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Time Management Tips and Tricks for Property Managers

When you’re the head of a team comprised of maintenance workers, external contractors, office staff, and more. It’s difficult to manage your own time with no distractions as a property manager, especially when someone else’s emergency becomes yours. That’s why as a property manager, you must handle exceptionally well the problems of others in order to meet your management objectives for the year, week, and day. By following these time-saving techniques you’ll be able to boost your management skills, and save time (and money):

1. Document all of your Interactions with Tenants.

This should be second nature for property managers.

In order to become more efficient, you first must document exactly what you do. You must measure how much time you spend on each project, not just how much time you spend. You must record how much time you spend on establishing listings, answering calls, showing properties, communicating with contractors, and so on. It may be unpleasant, but you should record a full week of work to get a better sense of how much time you spend. This can be facilitated with our next strategy.

2. Scheduling Your Time

Your “to dos” don’t exist outside of your thoughts if you don’t employ a scheduling system.
You are more likely to experience stress and overwhelm from attempting to remember all you need to do if you store more items in your head (instead of on your schedule).

By adding it to your calendar, you’ll be able to focus on the one thing that needs to be done right away rather than worrying about everything else.

3. Divide Your Tasks Into Time Blocks

Gary Keller built Keller Williams into a real estate powerhouse by understanding the power of “The One Thing.” Anyone in the real estate industry should read his best-selling book.

Stop multitasking and start concentrating on one thing at a time.

When you’re a smaller company and have to put out fires, this can be difficult, but it should be your first goal to hire someone to handle those issues.

Begin batching all of your rental listings into one block of time so you can get into a workflow. Task switching (multitasking) is inefficient for property managers or anyone else, according to scientific studies.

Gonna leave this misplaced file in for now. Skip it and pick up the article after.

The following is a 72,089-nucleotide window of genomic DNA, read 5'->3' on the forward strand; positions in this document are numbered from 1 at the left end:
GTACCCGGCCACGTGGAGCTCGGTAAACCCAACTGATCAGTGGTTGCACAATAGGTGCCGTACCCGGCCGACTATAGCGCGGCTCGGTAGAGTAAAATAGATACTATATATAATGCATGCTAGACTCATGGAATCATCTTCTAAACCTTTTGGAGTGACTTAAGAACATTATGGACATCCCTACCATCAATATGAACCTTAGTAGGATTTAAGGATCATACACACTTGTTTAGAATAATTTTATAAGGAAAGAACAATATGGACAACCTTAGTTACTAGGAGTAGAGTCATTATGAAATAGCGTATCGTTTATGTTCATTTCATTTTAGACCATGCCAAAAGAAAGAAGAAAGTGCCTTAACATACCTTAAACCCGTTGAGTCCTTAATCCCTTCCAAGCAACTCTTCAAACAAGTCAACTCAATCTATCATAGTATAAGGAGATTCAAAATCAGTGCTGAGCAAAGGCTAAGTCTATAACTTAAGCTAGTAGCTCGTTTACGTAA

4. Establish A System For Making Notes

How often do you have the idea, “Oh, I need to do that!” come to mind?

The phone rings and the next thing you know, you’re putting out some kind of fire, and you forget about that thought or idea. Later on, you’re searching your brain trying to recall the one thing you overlooked.

That’s why you should put together a strategy for taking notes. You may accomplish this using the Notes app on your phone (iOS or Android), Google Keep, Evernote, or any app note-taking app that suits you.

Check your notes and add them to your calendar before you clock out at the end of the day.

This will provide you peace of mind after your day is over while also assisting you in avoiding dropping the ball.

5. Make A Pre-Screening Survey

Many property managers will say that screening tenants is the most time-consuming aspect of their job.

You’ve got a lot to do, and one of the most time-consuming tasks is dealing with phone calls and emails from unqualified tenants.

Your criteria were listed in your rental listing, but they were not read. They don’t even meet your minimum salary requirements for consideration, but they reach out anyway.

You can weed out these people by adding a Google Form survey to your rental listings and requiring people to complete it in order to be considered.

6. Include a photo of your rental criteria in your listings.

Many renters will look at the location, price, and photos before getting in touch with you. Most times they won’t bother reading your listing details to find out more.

This means they don’t read about your minimum requirements, such as your pet policy, income requirements, and smoking policy.

One simple solution is to take a screenshot of your criteria and convert it into a photo. Add that photo to your listing, preferably as the second photo of your listing, so that when they scroll through, they are forced to see your criteria.

7. Communicate With Staff

Whether it’s a 10-minute meeting or a longer one, making sure everyone on your team is aware of the plans for the day is a great approach to ensure that duties are given, assistance is available, and everyone is prepared to proceed without hindrances.

Everyone will benefit now and later from giving questions, concerns, and clarifications earlier in the day.

8. Outsource Time-consuming and Repetitive Tasks

A Virtual Assistant (VA), which can be a person or team, can provide great help by handling everyday tasks like responding to general inquiries, sales, or anything you can train them in, like posting all of your listings, responding to rental requests, and even answer the phone.

Just keep in mind that in some states, the property manager is required to perform specific tasks that cannot be outsourced.

9. Approach Large Tasks First

We’re all guilty of putting off larger or more vexing tasks or projects because it can be difficult to get started on these types of projects at times.

One way to ensure you start, it’s achieving and celebrating small victories early in the process. Begin with the simplest aspect of the project first. The small victory of completing that first task or project will provide momentum for larger projects.

In tackling a large project, your momentum and satisfaction are important motivators. Have trouble getting started? Need help from a professional Full-Service contractor with over a decade of experience?


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